Pressure from activists for splits will hurt AT&T and others

The financial engineers are starting over. Discussions of financial engineering regularly focus on building massive amounts of debt, zero-based budgeting, share buybacks, increasing dividends for investors, and cutting costs. Now the spotlight is on the fallout. It turns out that splits forced by activist investors can be damaging to the corporate brand that is being asked to part – part ways – of its assets.

New research indicates that after a split under pressure from activists, the remaining company is not doing well. (The study is part of a larger report, Review of Historical Stock Spin-Off performance: The Opportunity for Active Investors – Spin-Off Insights). This 2018 study of Global S&P shows that spinoffs are doing well for investors. However, the parent company usually lags behind in terms of cumulative returns.

Paul Singer of Elliott Management lobbied AT&T to separate. And, it recently hit its target with AT&T agreeing to sell roughly $ 10 billion in assets over the next three years with $ 5 billion to $ 10 billion to sell next year. Emerson Electric is under pressure from DE Shaw managers Edwin Jager and Michael O’Mary to separate. If successful, these activists will create instant profits for investors. According to information in this study, Elliott Management and DE Shaw could in fact negatively impact the top brands they target for better performance while pursuing rapid financial payoff.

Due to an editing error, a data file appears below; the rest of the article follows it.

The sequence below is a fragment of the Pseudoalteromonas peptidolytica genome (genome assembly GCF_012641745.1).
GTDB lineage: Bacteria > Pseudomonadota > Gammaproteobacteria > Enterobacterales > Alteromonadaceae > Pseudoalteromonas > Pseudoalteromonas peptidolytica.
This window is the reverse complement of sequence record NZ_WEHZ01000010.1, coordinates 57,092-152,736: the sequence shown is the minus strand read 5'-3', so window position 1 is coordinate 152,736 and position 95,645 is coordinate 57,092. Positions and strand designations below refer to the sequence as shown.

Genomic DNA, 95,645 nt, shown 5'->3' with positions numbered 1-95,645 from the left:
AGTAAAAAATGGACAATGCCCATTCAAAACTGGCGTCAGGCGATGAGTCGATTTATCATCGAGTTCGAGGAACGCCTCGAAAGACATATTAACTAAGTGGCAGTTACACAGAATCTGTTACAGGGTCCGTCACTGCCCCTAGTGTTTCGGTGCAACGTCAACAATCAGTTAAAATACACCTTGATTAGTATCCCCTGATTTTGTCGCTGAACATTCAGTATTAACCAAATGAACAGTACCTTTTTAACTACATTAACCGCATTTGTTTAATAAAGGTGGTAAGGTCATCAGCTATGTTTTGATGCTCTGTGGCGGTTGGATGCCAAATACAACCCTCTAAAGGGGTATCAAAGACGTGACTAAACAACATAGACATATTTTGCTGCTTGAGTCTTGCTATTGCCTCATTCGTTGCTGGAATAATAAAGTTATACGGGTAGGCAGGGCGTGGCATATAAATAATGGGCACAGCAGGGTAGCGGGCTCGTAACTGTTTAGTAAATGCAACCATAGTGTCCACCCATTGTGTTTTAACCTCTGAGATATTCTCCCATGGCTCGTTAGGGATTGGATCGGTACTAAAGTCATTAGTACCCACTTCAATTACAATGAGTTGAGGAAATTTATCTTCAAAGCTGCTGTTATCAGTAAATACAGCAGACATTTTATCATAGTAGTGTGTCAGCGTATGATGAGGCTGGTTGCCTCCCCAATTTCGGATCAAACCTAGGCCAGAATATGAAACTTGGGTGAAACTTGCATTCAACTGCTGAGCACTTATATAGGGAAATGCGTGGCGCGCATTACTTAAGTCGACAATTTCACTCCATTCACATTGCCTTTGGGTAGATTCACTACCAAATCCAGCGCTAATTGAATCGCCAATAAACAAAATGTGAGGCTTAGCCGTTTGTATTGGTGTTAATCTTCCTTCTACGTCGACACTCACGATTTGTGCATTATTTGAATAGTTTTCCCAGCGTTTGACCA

AT&T and Emerson Electric could potentially damage the brands they have created and nurtured over time. Instead of investing in brand building, governance, improving the quality of products and services, innovation and customer loyalty, these iconic branded companies focus on immediate profits first. activist investors. No discussion of how these profits will be used to build bigger, better and stronger brands.

While discussing the study, Lex of the Financial Times column examined the fallout from parent brands CBS and Philip Morris. This fallout happened over a decade ago. the The ex the analysis is striking: The ex calculated that shareholders have lost £ 50 billion (around $ 65 billion) since the fallout. Once again, the activists’ short-termism with their financial gymnastics can be a disaster in the long run.

Lex of the Financial Times Columnists urged shareholders to be very skeptical of activists’ promises of better performance through splits. the The ex The opinion is that “if these (divestitures and spin-offs) don’t create long-term value, they are no better than a short-term asset shuffle. “

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